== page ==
The Denver Post examined the ratio for 35 of the state’s larger public companies that had reported it in their proxy statements as of April 16.

The average ratio was 94 for 2017, meaning it took CEOs under three work days to pull down as much, at least on paper, as the median worker at their companies did in an entire year. That’s based on average CEO compensation of $5.32 million last year and average worker earnings of $79,000.

Big option and stock awards at the largest companies can skew the CEO pay number. The median or half-way point for the ratio was lower at 53, which works out to a Colorado CEO matching the average worker’s pay every week. The median pay for CEOs in the group studied was $4.1 million, while the median worker pay came in at $79,815.

Relying more heavily on part-time, seasonal and foreign-labor lowers the median worker pay and can push up a ratio, and there are stark differences across industries. All of the Colorado oil and gas companies examined had median worker pay above $100,000, and as high as $177,300 at SM Energy.

Restaurants and retailers, by contrast, pay much less given the lower level of skills required. At Chipotle, the median pay for 70,000 workers was $13,582, while Ells had reported compensation of $11.05 million.

Stephen Brashear, Associated Press fileChipotle Mexican Grill founder and former CEO Steve Ells pauses for a moment during an interview with The Associated Press in a Chipotle restaurant in Seattle in 2015.

“We don’t believe that a comparison of CEO pay with pay across a relatively young workforce with a high number of part-time employees provides meaningful information about our business or our compensation practices,” said Chipotle spokesman Chris Arnold.Another concern centers on whether the stated CEO pay numbers will be realized. An increasing share of executive compensation comes in stock awards and option grants tied to hitting performance targets or gains in the stock price.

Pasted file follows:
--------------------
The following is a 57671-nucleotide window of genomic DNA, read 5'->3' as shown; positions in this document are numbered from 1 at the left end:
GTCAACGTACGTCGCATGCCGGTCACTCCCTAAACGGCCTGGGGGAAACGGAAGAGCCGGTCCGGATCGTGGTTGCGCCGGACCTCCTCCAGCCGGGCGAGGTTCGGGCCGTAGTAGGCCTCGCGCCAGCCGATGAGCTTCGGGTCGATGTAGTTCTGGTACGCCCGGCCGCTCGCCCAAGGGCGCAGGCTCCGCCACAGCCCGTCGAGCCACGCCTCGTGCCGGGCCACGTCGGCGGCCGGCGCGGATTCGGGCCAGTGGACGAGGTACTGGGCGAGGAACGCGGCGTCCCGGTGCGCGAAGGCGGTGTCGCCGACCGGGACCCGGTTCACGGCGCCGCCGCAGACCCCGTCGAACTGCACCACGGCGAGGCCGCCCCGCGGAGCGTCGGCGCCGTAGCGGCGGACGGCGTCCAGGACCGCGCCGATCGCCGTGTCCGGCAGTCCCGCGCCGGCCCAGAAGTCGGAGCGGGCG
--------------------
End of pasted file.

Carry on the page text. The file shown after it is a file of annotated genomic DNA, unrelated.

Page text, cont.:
When company stocks perform poorly, as Chipotle’s has ever since sickening its customers in 2015, those stated compensation numbers don’t get realized.

“If stock awards granted to Steve Ells last year were to vest today, their value would be $0, and excluding the value of stock awards, the ratio of CEO-to-median employee compensation would be 113:1,” Arnold said.

Ells stepped down earlier this year and was replaced in March by former Taco Bell boss Brian Niccol.

Another worry with the new disclosures has centered on whether publishing a median compensation number would contribute to discontent among workers unaware they were being paid less than their peers.

“Half of the employee population is making less than that median,” said Jonathan Marks, also an attorney at Davis Graham & Stubbs. “That was a big constituency no one was thinking about.”

Rees counters that employees already know what they make and have a good sense of what those around them make, so the median number shouldn’t come as a surprise. Those working at public companies can easily find out what the top executives make.

It took eight years for the ratio to see the light of day as the SEC hammered out numerous technical details, such as who exactly is the median worker, what time frame should be included when measuring compensation and how to handle foreign workers paid in different currencies.